Wedding Cake House, located at 514 Broadway, in Providence, Rhode Island (all images by the author for Hyperallergic)

PROVIDENCE, Rhode Island — Walking into the Wedding Cake House, a historic Victorian Italianate mansion on the west side of Providence, is like entering another world. The three-storey, 9,004-square-foot house has been taken over by artists, 150 to be exact. They’ve papered the walls with custom designs, painted bathroom tiles and wooden floors, built desks, and installed 100 artworks, all as part of the exhibition Ruffles, Repair & Ritual: the Fine Art of Fixing.

The house was acquired in 2017 by artists Dirt Palace Public Projects, with the intention of turning it into an artist residency and bed and breakfast, to help foster a sustainable arts community in the city. Dirt Palace founders Xander Marro and Pippi Zornoza are well-versed in community building. Since 2000, they’ve run the Dirt Palace, a feminist artist space just down the road from their new digs. The Wedding Cake House, which had been vacant for decades, was in stark disrepair. Marro and Zornoza have led restoration efforts for the past two years — with the help, of course, of the artists in the show. The sale coincided with the house’s 150th anniversary, which inspired the owners to organize this monumental group exhibition.

Wallpaper on the second floor, designed by Lara Henderson

One third of the 150 pieces are permanent; 25 are text-based and published in a book that accompanies the exhibition. The rest are two-dimensional framed works, on display through 2020, and time-based pieces, which can be viewed on screens throughout the house. Marro and Zornoza worked with curators for each section, and all the artists had the general directive to make work related to the title, a nod to both the renovation process and the last occupants of the home: the Tirocchi sisters, who ran an atelier there from 1915 to 1947.

“The idea was hopefully to invite the artists to generate new work that was inspired by the house or the sisters,” says Faythe Levine, who curated the flat works. Levine invited artists who are, or were in the past, part of the Dirt Palace, or similar DIY, feminist communities across the country. She installed the work while the house was mid-renovation. 

Lu Heintz, “Remnants” (2019), carbon transfer, graphite, and paper on panel

“Finding those moments of synergy between all of the collaborators, not only [with] the flat and framed work but the artist-designed wallpaper and floors and all of the architectural details,” she says, and “getting to be a part of this large puzzle solving was really amazing.”

Art deco wallpaper, designed and installed by Alison Nitkiewicz, is one of the first works you see upon entering the house. It lines the walls of the entryway and leads up the central staircase to the second floor. Nitkiewicz’s geometric design was inspired by beadwork in the Tirocchi sisters archive (housed at the RISD Museum); she printed it using a CMYK process. Paired above a Liz Collins–designed carpet, made up of dark blues and reds, the effect is dizzying and exhilarating. The maximalist approach sometimes borders on visual overload — but it also made me excited to see what else this mansion had to offer.

On the second floor, a futuristic print by Macon Reed hangs on a dark mauve wall. Bright pink lettering reads, “Expand the Feminine Spectrum,” superimposed on a stylized, blue and black solar system. The piece was originally made for an installation paying homage to dyke bars. Reed wanted to ensure that past project was inclusive to trans folks, a sentiment that also felt applicable here. It immediately signals to the viewer that the space is taking an expansive, inclusive view of gender.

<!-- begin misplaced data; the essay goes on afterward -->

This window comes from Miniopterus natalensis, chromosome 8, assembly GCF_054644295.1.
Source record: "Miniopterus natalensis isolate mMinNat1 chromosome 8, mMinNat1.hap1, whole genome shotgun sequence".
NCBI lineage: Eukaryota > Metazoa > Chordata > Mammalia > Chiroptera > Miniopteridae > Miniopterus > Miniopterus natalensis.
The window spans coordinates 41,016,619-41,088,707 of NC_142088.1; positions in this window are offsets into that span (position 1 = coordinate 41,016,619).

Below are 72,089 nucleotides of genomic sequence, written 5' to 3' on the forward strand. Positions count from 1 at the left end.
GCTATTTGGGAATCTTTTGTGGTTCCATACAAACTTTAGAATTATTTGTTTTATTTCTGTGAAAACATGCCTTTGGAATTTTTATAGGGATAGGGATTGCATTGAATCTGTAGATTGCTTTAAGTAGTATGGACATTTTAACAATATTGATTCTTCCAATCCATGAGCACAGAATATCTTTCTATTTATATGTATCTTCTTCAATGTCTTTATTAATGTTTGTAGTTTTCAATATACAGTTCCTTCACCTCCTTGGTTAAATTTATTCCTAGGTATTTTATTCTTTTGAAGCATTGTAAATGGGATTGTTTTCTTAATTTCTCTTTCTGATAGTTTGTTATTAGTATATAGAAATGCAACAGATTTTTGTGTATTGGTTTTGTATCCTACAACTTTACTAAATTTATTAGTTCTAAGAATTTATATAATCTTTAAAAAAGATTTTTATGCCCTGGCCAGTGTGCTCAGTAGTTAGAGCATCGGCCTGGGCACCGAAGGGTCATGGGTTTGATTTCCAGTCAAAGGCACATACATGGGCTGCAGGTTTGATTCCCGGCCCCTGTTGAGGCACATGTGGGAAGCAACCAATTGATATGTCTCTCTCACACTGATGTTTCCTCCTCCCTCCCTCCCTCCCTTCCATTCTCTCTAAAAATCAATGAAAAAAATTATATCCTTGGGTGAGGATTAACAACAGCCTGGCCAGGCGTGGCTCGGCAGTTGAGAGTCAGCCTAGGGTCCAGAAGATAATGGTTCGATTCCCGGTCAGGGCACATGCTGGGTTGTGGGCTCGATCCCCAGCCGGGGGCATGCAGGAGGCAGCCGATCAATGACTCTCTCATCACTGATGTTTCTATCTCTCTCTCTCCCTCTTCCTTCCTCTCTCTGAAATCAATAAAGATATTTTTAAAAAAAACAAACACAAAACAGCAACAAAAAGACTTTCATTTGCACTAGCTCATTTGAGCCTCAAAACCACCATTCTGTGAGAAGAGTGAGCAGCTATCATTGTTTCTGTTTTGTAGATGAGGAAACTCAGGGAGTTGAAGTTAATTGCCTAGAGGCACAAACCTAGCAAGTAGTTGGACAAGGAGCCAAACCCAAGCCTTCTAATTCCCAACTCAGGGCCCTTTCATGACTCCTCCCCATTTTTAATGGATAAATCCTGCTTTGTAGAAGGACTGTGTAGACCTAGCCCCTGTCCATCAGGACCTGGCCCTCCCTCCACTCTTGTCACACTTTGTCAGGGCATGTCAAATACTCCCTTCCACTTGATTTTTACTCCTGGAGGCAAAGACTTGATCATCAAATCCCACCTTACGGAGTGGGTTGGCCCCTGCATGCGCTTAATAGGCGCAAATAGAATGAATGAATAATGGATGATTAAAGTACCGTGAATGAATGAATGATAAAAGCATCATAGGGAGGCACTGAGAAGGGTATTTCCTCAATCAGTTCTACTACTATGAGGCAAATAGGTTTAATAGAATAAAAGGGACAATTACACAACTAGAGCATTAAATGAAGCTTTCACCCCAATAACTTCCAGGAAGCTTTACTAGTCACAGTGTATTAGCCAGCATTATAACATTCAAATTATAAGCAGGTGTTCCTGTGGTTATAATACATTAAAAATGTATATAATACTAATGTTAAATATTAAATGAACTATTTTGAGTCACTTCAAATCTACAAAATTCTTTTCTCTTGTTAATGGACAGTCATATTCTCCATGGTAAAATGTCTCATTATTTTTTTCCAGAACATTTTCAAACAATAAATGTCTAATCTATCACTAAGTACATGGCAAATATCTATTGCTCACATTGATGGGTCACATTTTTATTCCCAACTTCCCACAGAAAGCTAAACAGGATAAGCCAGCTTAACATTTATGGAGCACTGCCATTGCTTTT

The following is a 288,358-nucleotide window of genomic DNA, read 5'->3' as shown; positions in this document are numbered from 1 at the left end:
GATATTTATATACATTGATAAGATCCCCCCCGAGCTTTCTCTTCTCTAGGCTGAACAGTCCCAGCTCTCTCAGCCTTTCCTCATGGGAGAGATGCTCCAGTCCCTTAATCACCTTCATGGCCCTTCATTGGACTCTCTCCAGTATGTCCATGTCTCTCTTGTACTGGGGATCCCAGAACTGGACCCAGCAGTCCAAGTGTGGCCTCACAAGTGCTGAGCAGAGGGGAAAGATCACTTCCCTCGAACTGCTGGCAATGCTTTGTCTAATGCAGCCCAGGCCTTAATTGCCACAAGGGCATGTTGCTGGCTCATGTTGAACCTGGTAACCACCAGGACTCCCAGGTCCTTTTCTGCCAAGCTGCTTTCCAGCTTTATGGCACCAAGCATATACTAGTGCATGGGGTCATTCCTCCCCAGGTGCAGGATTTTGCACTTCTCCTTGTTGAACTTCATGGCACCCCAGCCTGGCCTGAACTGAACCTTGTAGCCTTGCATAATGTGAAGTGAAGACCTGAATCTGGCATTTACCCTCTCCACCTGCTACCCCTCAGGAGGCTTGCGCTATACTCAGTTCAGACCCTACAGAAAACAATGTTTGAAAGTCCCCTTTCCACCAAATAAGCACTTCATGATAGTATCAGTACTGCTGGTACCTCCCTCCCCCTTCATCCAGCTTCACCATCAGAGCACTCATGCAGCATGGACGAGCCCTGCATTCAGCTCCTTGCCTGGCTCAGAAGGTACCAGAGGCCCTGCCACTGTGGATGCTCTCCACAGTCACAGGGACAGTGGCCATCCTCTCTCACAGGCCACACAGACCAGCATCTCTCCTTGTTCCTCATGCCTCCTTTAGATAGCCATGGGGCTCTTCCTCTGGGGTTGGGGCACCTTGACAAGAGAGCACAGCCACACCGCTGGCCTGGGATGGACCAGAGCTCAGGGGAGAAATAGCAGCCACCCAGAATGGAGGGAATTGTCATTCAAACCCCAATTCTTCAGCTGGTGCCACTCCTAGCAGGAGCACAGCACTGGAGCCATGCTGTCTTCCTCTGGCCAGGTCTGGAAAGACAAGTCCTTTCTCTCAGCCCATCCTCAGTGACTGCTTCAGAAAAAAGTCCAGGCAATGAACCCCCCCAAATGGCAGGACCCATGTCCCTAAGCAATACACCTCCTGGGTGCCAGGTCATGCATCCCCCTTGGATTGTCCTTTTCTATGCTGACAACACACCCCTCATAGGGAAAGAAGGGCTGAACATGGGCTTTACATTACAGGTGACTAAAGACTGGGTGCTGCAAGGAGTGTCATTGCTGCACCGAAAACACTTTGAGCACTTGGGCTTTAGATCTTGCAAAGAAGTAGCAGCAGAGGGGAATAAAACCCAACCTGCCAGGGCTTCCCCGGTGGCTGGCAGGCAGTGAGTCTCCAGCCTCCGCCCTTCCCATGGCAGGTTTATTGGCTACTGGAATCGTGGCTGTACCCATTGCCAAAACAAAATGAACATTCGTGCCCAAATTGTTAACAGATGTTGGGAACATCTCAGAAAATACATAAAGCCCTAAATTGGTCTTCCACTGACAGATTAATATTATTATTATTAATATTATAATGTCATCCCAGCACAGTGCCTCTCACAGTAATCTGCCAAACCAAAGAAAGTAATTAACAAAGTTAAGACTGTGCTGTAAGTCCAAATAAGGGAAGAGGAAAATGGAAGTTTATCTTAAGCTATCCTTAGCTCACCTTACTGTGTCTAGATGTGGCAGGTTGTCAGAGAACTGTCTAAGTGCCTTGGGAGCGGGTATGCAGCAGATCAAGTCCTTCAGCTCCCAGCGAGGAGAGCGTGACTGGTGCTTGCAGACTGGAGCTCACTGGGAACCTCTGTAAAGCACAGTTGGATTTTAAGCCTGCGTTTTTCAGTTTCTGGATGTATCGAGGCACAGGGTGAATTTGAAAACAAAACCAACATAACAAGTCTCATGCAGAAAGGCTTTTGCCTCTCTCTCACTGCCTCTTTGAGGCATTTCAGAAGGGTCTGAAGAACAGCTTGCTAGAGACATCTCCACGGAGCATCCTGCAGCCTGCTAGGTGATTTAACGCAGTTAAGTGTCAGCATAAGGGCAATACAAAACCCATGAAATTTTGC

Left: Heather Benjamin, “Untitled” (2019), woven cotton blanket; right: Lisa Oppenheim, “Untitled” (2019), woven cotton blanket

“Expanding the notion of what feminine-spectrum people could be or what they might look like is part of it [the work’s message],” Reed says. “The other part is making room for trans women to be part of sisterhood.” 

The video work adopts a similarly expansive view of feminism. In “Stay With Me,” Ayana Evans jumps rope in the rain, wearing high heels and a formal gown, for two hours. Jumping rope is an easy activity, the artist explains, that becomes almost gendered when done in heels — making it an easy-to-understand metaphor for many challenges in life, perhaps particularly for women. In Joiri Minaya’s “Siboney,” the artist paints a wall with a stunning tropical landscape, then rubs her body against it, smearing the paint. Throughout the work, subtitles explore questions of the gaze, identity, and objectification in art (Who has a voice to speak? Who represents who? For whose gaze?)

Daniella Ben-Bassat, still from Kesey Farm performance

Daniella Ben-Bassat, still from Kesey Farm performance

Many other video works explore the concept of ritual, from Sherente Harris’s long shot of a person dancing barefoot in the snow to a performance by Daniella Ben-Bassat, where a plant is tenuously affixed to a light-sensitive motor, creating a surprising, experimental visual and sonic trajectory.

From the renovation itself to organizing a comprehensive exhibition to rebirthing the remarkable lives of the Tirocchi sisters, Marro and Zornoza have accomplished a remarkable feat. 

As Nitkiewicz says, “The fact that the house was owned by two sisters, who were creative powerhouses in Providence, and now is [run] by two women who are basically sisters, again, who are total powerhouses, is just this beautiful circle.”

The Wedding Cake House is located at 514 Broadway, Providence, Rhode Island.

Kerry Cardoza is a freelance journalist based in Chicago. Her work focuses on race, art and gender issues, most frequently as a contributor at Newcity. She sings in Espejos and tweets @booksnotboys.